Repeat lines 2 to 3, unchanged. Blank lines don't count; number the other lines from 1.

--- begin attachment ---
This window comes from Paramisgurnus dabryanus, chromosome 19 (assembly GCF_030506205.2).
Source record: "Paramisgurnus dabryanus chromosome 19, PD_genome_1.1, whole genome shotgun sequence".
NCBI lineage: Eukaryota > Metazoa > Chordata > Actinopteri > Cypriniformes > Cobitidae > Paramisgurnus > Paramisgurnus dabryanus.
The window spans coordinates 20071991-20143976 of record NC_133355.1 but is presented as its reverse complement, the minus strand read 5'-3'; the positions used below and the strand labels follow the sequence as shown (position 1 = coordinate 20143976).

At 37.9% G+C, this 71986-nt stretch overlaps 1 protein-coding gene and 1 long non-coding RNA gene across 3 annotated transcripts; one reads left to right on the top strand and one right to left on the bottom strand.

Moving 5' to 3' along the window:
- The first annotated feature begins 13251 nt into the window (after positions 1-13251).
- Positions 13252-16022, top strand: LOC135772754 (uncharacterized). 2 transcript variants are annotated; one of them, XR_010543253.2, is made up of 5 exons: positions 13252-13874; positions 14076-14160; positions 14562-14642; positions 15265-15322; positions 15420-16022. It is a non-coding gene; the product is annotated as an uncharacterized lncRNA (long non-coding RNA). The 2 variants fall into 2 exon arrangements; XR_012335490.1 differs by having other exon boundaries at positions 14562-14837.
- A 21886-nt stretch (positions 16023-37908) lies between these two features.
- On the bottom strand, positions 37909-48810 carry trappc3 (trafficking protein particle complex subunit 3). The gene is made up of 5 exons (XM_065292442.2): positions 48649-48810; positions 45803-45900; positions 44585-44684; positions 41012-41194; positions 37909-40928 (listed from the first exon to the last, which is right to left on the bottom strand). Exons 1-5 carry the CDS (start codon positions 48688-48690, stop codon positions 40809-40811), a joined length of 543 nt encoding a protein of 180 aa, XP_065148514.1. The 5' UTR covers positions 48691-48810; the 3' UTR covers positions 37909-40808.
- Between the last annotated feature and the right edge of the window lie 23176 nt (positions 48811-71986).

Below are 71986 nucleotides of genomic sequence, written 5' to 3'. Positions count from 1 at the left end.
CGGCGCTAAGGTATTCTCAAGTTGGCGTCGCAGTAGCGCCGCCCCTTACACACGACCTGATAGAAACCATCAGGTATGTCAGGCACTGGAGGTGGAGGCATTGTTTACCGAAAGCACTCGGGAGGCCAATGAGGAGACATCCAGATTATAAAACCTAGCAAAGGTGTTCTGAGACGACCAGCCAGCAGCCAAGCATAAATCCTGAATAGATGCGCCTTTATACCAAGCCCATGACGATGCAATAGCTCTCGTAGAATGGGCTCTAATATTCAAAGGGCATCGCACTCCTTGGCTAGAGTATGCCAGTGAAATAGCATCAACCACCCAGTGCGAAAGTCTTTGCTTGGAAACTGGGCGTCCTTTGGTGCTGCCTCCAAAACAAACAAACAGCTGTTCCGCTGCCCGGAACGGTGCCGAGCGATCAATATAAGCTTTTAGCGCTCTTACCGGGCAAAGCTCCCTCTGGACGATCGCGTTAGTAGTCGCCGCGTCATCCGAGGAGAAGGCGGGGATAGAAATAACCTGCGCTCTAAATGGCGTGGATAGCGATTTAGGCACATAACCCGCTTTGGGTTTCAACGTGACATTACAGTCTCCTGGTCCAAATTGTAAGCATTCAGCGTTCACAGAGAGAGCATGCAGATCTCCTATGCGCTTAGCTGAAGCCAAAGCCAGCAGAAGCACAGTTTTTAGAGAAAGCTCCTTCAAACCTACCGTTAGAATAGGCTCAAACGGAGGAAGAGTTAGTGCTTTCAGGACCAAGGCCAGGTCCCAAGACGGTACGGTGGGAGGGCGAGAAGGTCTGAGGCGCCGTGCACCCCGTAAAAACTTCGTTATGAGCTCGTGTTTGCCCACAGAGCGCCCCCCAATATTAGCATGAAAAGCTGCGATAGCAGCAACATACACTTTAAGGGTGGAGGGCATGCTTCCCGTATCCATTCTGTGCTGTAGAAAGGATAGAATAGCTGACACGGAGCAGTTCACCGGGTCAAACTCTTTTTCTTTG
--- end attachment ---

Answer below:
Source record: "Paramisgurnus dabryanus chromosome 19, PD_genome_1.1, whole genome shotgun sequence".
NCBI lineage: Eukaryota > Metazoa > Chordata > Actinopteri > Cypriniformes > Cobitidae > Paramisgurnus > Paramisgurnus dabryanus.